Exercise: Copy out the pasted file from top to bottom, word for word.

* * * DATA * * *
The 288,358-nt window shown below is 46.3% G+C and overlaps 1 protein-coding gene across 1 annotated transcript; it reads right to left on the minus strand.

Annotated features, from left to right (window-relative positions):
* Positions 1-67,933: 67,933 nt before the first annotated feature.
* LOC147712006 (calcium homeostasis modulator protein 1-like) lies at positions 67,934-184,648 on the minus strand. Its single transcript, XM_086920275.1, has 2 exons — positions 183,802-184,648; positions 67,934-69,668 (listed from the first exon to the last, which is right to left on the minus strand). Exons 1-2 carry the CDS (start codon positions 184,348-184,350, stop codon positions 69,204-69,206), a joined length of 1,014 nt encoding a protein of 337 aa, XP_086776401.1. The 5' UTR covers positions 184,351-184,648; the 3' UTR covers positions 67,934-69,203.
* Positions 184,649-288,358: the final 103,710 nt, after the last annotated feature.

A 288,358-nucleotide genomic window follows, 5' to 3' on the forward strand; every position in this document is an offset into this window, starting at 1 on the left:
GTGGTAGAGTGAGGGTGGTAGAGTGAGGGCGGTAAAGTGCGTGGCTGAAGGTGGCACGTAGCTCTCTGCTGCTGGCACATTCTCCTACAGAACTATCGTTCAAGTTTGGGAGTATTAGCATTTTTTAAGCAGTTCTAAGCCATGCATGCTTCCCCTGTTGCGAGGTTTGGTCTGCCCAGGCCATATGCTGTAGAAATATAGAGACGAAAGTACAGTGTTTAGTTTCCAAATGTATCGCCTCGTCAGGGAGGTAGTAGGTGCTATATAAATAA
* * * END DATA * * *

The 288,358-nt window shown below is 46.3% G+C and overlaps 1 protein-coding gene across 1 annotated transcript; it reads right to left on the minus strand.

Annotated features, from left to right (window-relative positions):
* Positions 1-67,933: 67,933 nt before the first annotated feature.
* LOC147712006 (calcium homeostasis modulator protein 1-like) lies at positions 67,934-184,648 on the minus strand. Its single transcript, XM_086920275.1, has 2 exons — positions 183,802-184,648; positions 67,934-69,668 (listed from the first exon to the last, which is right to left on the minus strand). Exons 1-2 carry the CDS (start codon positions 184,348-184,350, stop codon positions 69,204-69,206), a joined length of 1,014 nt encoding a protein of 337 aa, XP_086776401.1. The 5' UTR covers positions 184,351-184,648; the 3' UTR covers positions 67,934-69,203.
* Positions 184,649-288,358: the final 103,710 nt, after the last annotated feature.

A 288,358-nucleotide genomic window follows, 5' to 3' on the forward strand; every position in this document is an offset into this window, starting at 1 on the left:
GTGGTAGAGTGAGGGTGGTAGAGTGAGGGCGGTAAAGTGCGTGGCTGAAGGTGGCACGTAGCTCTCTGCTGCTGGCACATTCTCCTACAGAACTATCGTTCAAGTTTGGGAGTATTAGCATTTTTTAAGCAGTTCTAAGCCATGCATGCTTCCCCTGTTGCGAGGTTTGGTCTGCCCAGGCCATATGCTGTAGAAATATAGAGACGAAAGTACAGTGTTTAGTTTCCAAATGTATCGCCTCGTCAGGGAGGTAGTAGGTGCTATATAAATAA